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Trump accused of witness threats after Meadows reportedly granted immunity

The special counsel Jack Smith accused Donald Trump of trying to “send an unmistakable and threatening message to a foreseeable witness” in the federal election interference case against him, after it was reported that Trump’s former chief of staff Mark Meadows had been granted immunity.

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The claim from Smith came in a court filing late on Wednesday seeking a limited gag order. The judge in the case, Tanya Chutkan, issued such an order last week but suspended it when lawyers for Trump appealed.

Trump faces four federal charges related to his attempt to overturn his defeat by Joe Biden in 2020.

He also faces 13 state charges related to election subversion in Georgia; 34 charges in New York related to hush-money payments; 40 federal charges concerning his retention of classified information after leaving office; and civil threats including New York cases concerning his business affairs (a case in which Trump has been fined for violating a gag order) and an allegation of rape a judge deemed “substantially true”.

Denying all accusations of wrongdoing, Trump enjoys huge leads in national and key state polling regarding the next Republican presidential nomination.

ABC News reported the Meadows immunity grant on Tuesday. As the Guardian previously reported, Meadows appeared in March before the grand jury in the case after being forced to testify under court order. Such immunity orders typically see witnesses provide only limited statements, which the justice department promises not to use against them.

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A Trump spokesperson said: “Wrongful, unethical leaks throughout these Biden witch-hunts only underscore how detrimental these empty cases are to our democracy and system of justice and how vital it is for President Trump’s first amendment rights to not be infringed upon by un-constitutional gag orders.”

But Trump himself used Truth Social, the platform he set up after being thrown off Twitter for inciting the January 6 attack on Congress, to address the Meadows story.

“I don’t think Mark Meadows would lie about the Rigged and Stollen [sic] 2020 Presidential Election merely for getting IMMUNITY against Prosecution (PERSECUTION!) by Deranged Prosecutor, Jack Smith,” Trump wrote, in typically idiosyncratic style.

“BUT, when you really think about it, after being hounded like a dog for three years, told you’ll be going to jail for the rest of your life, your money and your family will be forever gone, and we’re not at all interested in exposing those that did the RIGGING – If you say BAD THINGS about that terrible ‘MONSTER’, DONALD J TRUMP, we won’t put you in prison, you can keep your family and your wealth, and, perhaps, if you can make up some really horrible ‘STUFF’ a[b]out him, we may very well erect a statue of you in the middle of our decaying and now very violent Capital, Washington DC.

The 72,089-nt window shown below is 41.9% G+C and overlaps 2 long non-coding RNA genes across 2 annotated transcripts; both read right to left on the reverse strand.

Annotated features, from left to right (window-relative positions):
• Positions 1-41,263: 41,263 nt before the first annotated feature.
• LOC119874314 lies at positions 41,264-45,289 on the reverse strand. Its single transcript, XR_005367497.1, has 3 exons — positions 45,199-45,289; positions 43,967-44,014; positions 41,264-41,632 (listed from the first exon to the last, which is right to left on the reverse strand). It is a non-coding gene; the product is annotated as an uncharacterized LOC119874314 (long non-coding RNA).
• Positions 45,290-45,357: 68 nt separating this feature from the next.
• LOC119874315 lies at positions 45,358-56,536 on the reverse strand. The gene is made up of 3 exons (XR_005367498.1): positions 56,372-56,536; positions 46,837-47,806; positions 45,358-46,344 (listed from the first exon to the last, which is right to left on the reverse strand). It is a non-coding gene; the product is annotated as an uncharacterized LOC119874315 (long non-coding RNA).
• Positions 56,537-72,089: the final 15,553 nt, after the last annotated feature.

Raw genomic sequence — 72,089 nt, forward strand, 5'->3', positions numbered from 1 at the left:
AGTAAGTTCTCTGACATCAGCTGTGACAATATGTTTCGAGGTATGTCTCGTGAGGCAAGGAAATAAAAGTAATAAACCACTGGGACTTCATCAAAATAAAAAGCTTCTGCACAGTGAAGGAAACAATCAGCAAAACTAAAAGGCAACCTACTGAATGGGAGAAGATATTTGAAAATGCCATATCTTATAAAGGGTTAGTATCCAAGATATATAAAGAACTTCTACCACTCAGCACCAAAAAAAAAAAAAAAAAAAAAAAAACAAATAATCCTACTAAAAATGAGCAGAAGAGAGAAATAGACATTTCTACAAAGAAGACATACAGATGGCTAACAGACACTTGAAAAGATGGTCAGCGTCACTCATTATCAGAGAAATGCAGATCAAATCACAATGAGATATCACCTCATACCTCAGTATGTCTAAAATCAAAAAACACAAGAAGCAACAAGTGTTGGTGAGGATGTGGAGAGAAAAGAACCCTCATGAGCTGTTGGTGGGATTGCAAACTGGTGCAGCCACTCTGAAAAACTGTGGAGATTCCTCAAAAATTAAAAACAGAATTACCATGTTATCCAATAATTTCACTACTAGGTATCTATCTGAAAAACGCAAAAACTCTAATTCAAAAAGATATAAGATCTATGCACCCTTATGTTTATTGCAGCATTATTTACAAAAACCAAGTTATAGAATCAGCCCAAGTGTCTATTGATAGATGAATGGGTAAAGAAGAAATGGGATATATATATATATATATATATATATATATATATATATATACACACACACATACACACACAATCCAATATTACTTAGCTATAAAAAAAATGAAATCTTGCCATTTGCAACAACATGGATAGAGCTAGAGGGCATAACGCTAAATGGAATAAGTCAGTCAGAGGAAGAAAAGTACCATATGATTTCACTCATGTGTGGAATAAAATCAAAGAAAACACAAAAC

“Some people would make that deal, but they are weaklings and cowards, and so bad for the future our Failing Nation. I don’t think that Mark Meadows is one of them, but who really knows?”

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As special counsel, Smith was appointed by but operates independently of Merrick Garland, the US attorney general. Trump has regularly claimed political persecution by Garland and Smith, supposedly at the direction of Biden.

In their court filing on Tuesday, lawyers for Smith said a gag order needed to be reinstated in the federal election interference case because Trump “has a demonstrated history of using inflammatory language to target certain individuals in a way that pose[s] a significant and immediate risk that witnesses will be intimidated or otherwise unduly influenced by the prospect of being themselves targeted for harassment or threats; and attorneys, public servants, and other court staff will themselves become targets for threats and harassment”.

Trump, the filing said, had “capitalised on the court’s administrative stay to, among other prejudicial conduct, send an unmistakable and threatening message to a foreseeable witness in this case”.

On Wednesday, Jonathan Turley, a conservative George Washington University law professor who has appeared as a witness for House Republicans considering impeaching Biden, called Smith’s gag order filing unconstitutional, adding: “Smith is, again, dismissing free speech concerns.”

Looking to the Republican primary and perhaps the presidential election beyond, Turley said voters would “have to weigh the merits of these charges and the veracity of witnesses. The gag on Trump will not diminish that chatter and debate.”